Professor Bobrow: In addition to that, which I entirely endorse, the long-term effect of creating an unpleasant public atmosphere needlessly around issues of this sort is that it discourages very able, young researchers from entering the field, and it can take a very long time to reverse that sort of trend, if it becomes established.

  Q252  Mr Newmark: Do you mean in this country, or will people take their software and move to the States, or elsewhere, and take their knowledge there?

  Professor Bobrow: We will have both; both of those. Some people, who are in the field, will move, and other people, who are at the start of their careers, will say "This looks like more trouble than it's worth. I'll go and do something else instead."

  Q253  Chris Mole: Can you estimate that competitive edge in months or years?

  Mr Macauley: I would not bet against the American Houses' federal funding for embryonic stem cell work by Christmas. Bush can only stand up with so many vetoes. Eventually he will capitulate and money will flow. At the moment, the analogy is we are watching this like sand running though our fingers, our competitive advantage, and this proposed ban does nothing but accelerate that.

  Q254  Chairman: Professor Bobrow, do you support that time-line, that it is as short as that, the competitive advantage?

  Professor Bobrow: Our most valuable asset is the inventiveness of the people working in the field. If they are giving evidence all the time they are not doing experiments. Not intended personally to anyone in the room, Sir.

  Q255  Mr Newmark: Having spent a little bit of time, as has `Dr Bob', looking at stem cell research, particularly at Harvard, looking at the progress which is going on over there, I am sorry if I am using the wrong words, are we sort of pissing in the wind here, in terms of what we can do over here, with the way we are being hampered by regulation, versus what is going on in the States?

  Mr Macauley: If we take the first case in your question, about regulation, it is the fact that we have sensible regulation which has allowed us to take the lead. This is seen by everybody that I speak to, and again this is not a scientific answer to your question, it is seen as a backward step, and it will put us back, and this is seen as a very sort of European response to all of this. The American money, there is a wall of private money building up in America. My answer to your time-line of Christmas, that is a political, inside comment from Washington I am referring to, that they will not bet against federal funding for embryonic stem cell work by Christmas, they think the money will start to flow. When the floodgates open and that money goes, because there was a comment, and it is a colleague of mine, Dr Stephen Minger, regularly would tell me, when he was in the States, with the Presidential ban in the States, the scientists' and academics' heads were down, they were demoralised, which was your point, and we have seen academics coming to this country to benefit from our sensible, liberal environment. Once the American money flows then who knows what will happen.

  Professor Blakemore: The argument that we might lose good researchers or lose a lead, whether it is economical or medical, if we were to introduce new controls, should not be an argument against such controls if they were valid. If we felt it was the right thing to do then surely it should be the right thing to do, even if it meant missing out on an international race in science. In this case, it is not the right thing to do, and the scientific community is really very united in that view. So it would be a double failure, if you like, to introduce legislation which is not needed and which also would give us a serious disadvantage in a very competitive and exciting area of science.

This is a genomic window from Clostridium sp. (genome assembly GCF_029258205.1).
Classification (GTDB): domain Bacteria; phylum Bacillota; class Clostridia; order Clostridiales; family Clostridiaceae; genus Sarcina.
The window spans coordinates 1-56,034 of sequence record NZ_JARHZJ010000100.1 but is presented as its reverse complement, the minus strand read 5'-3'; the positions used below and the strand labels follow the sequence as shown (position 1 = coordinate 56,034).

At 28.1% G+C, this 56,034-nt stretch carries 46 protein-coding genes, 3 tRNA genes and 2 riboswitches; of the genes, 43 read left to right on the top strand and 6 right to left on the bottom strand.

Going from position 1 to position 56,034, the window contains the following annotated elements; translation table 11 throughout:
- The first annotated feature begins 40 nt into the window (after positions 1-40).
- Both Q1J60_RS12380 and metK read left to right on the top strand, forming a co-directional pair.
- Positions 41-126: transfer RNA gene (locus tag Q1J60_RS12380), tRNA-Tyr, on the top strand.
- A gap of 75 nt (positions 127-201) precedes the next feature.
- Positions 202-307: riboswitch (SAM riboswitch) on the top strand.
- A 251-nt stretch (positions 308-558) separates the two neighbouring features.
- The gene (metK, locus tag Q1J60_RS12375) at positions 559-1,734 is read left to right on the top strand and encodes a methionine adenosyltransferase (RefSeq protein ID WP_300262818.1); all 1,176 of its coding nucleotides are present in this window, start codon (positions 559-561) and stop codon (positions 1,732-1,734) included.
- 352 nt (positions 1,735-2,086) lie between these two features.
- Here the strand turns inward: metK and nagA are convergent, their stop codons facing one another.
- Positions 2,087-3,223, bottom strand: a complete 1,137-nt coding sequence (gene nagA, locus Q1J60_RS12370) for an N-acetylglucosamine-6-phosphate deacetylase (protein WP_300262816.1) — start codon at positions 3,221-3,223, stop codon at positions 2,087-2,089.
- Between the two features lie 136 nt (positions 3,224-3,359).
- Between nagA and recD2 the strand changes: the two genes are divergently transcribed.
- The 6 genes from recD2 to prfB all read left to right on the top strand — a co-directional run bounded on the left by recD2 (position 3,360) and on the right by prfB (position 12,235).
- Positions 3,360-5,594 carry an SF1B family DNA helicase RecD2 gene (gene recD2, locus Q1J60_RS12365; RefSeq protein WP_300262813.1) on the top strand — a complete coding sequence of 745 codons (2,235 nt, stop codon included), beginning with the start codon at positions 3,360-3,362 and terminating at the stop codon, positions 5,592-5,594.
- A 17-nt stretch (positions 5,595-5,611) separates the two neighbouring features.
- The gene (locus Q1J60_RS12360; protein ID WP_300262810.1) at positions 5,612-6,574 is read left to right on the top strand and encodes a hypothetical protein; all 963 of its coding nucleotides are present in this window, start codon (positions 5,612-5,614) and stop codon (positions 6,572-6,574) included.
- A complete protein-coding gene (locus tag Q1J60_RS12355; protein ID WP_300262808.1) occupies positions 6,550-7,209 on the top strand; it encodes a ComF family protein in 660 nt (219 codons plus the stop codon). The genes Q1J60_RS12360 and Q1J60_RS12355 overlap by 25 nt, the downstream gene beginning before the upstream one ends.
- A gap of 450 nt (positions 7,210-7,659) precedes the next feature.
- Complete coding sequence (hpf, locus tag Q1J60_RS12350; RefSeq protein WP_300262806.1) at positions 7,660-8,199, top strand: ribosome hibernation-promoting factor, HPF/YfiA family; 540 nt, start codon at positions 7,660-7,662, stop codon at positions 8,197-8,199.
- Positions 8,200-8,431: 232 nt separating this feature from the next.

Q256  Chris Mole: There was a specific question I wanted to ask Professor Blakemore, in the context of the stem cell lines which might be produced by this method. Who would regulate them? Presumably they would be deposited in the UK Stem Cell Bank, because there are concerns about whether those lines might be released internationally and used differently outside of the regulation in the UK. Could they be used as treatments in other countries, for example?

  Professor Blakemore: As I understand it at the moment, one of the applications which are under consideration by the HFEA is concerned with creating disease cell lines—that is lines which carry genetic disorders created by somatic nuclear transfer from humans that have genetic disease. These would never be intended for use in therapy but only for research purposes. Whether they would be deposited in the Stem Cell Bank is, I think, is a question for discussion. Whether, once in the Bank, they would be released for use overseas will depend on the regulations which now are being put in place, for exchange, for the release of such cells.

  Q257  Dr Harris: Only one of the applications for the use of such cells—

  Professor Blakemore: There are different purposes, as Dr Harris has explained.

  Q258  Chris Mole: Which regulations is it suggested are being replaced?

  Professor Blakemore: At the moment, our stem cell bank is drawing up rules of guidance for how and when cells should be released and how they can be exchanged between banks. The rule of thumb is that they would not be released into a scientific environment which is not comparable, as it were, with the position in the UK.

  Q259  Chris Mole: Is that something which the Government needs to regulate, or not?

  Professor Blakemore: I think we have regulations in place which can deal adequately with virtually any of the possible scenarios which presently we have under consideration. The crucial issue here is whether you define the product of the combination of animal-human material as human or animal. There are very clear rules of thumb there that one could follow. If the product is deemed to be human then we have the HFEA; we have the 14-day rule; we are not allowed to reimplant: it is all very straightforward. If it is animal, we have the Home Office and the Animal (Scientific Procedures) Act, with law, which is flexible, which changes with experience, which is open to peer consultation, and which I think would handle very well the creation of human-animal chimeras.